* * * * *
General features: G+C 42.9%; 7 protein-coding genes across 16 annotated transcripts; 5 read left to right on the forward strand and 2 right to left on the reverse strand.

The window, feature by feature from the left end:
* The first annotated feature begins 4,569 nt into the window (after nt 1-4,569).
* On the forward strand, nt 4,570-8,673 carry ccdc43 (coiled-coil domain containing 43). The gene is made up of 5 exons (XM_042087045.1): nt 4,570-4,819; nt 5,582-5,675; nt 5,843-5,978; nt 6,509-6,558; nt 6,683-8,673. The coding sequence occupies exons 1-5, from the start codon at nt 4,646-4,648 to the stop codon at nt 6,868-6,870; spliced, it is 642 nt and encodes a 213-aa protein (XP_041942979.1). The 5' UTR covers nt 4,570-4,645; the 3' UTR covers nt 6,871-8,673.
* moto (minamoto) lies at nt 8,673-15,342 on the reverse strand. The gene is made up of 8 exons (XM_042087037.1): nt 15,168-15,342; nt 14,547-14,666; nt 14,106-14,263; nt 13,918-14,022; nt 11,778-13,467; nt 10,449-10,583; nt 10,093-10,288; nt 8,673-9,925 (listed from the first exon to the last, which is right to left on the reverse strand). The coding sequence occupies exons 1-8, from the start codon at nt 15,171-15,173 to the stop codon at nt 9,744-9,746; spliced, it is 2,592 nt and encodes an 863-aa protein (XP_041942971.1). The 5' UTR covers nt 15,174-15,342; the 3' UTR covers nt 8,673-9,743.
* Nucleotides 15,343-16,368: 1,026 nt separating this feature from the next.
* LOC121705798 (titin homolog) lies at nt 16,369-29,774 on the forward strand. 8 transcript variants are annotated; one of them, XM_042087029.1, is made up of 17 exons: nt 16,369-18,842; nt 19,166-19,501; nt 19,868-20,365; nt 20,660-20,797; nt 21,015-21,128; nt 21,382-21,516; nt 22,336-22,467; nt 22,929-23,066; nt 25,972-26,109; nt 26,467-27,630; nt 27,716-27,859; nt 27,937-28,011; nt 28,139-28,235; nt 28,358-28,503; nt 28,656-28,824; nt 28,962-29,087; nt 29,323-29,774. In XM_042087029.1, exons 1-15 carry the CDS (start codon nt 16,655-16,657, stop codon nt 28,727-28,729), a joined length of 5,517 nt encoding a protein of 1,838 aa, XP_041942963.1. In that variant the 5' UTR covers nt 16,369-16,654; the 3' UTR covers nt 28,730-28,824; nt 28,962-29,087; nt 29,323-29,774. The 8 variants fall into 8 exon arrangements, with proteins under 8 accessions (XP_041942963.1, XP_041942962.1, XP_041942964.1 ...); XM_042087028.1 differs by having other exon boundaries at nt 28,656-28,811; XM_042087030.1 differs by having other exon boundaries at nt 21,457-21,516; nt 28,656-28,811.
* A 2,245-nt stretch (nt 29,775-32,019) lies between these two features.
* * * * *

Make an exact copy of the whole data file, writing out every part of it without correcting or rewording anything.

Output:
General features: G+C 42.9%; 7 protein-coding genes across 16 annotated transcripts; 5 read left to right on the forward strand and 2 right to left on the reverse strand.

The window, feature by feature from the left end:
* The first annotated feature begins 4,569 nt into the window (after nt 1-4,569).
* On the forward strand, nt 4,570-8,673 carry ccdc43 (coiled-coil domain containing 43). The gene is made up of 5 exons (XM_042087045.1): nt 4,570-4,819; nt 5,582-5,675; nt 5,843-5,978; nt 6,509-6,558; nt 6,683-8,673. The coding sequence occupies exons 1-5, from the start codon at nt 4,646-4,648 to the stop codon at nt 6,868-6,870; spliced, it is 642 nt and encodes a 213-aa protein (XP_041942979.1). The 5' UTR covers nt 4,570-4,645; the 3' UTR covers nt 6,871-8,673.
* moto (minamoto) lies at nt 8,673-15,342 on the reverse strand. The gene is made up of 8 exons (XM_042087037.1): nt 15,168-15,342; nt 14,547-14,666; nt 14,106-14,263; nt 13,918-14,022; nt 11,778-13,467; nt 10,449-10,583; nt 10,093-10,288; nt 8,673-9,925 (listed from the first exon to the last, which is right to left on the reverse strand). The coding sequence occupies exons 1-8, from the start codon at nt 15,171-15,173 to the stop codon at nt 9,744-9,746; spliced, it is 2,592 nt and encodes an 863-aa protein (XP_041942971.1). The 5' UTR covers nt 15,174-15,342; the 3' UTR covers nt 8,673-9,743.
* Nucleotides 15,343-16,368: 1,026 nt separating this feature from the next.
* LOC121705798 (titin homolog) lies at nt 16,369-29,774 on the forward strand. 8 transcript variants are annotated; one of them, XM_042087029.1, is made up of 17 exons: nt 16,369-18,842; nt 19,166-19,501; nt 19,868-20,365; nt 20,660-20,797; nt 21,015-21,128; nt 21,382-21,516; nt 22,336-22,467; nt 22,929-23,066; nt 25,972-26,109; nt 26,467-27,630; nt 27,716-27,859; nt 27,937-28,011; nt 28,139-28,235; nt 28,358-28,503; nt 28,656-28,824; nt 28,962-29,087; nt 29,323-29,774. In XM_042087029.1, exons 1-15 carry the CDS (start codon nt 16,655-16,657, stop codon nt 28,727-28,729), a joined length of 5,517 nt encoding a protein of 1,838 aa, XP_041942963.1. In that variant the 5' UTR covers nt 16,369-16,654; the 3' UTR covers nt 28,730-28,824; nt 28,962-29,087; nt 29,323-29,774. The 8 variants fall into 8 exon arrangements, with proteins under 8 accessions (XP_041942963.1, XP_041942962.1, XP_041942964.1 ...); XM_042087028.1 differs by having other exon boundaries at nt 28,656-28,811; XM_042087030.1 differs by having other exon boundaries at nt 21,457-21,516; nt 28,656-28,811.
* A 2,245-nt stretch (nt 29,775-32,019) lies between these two features.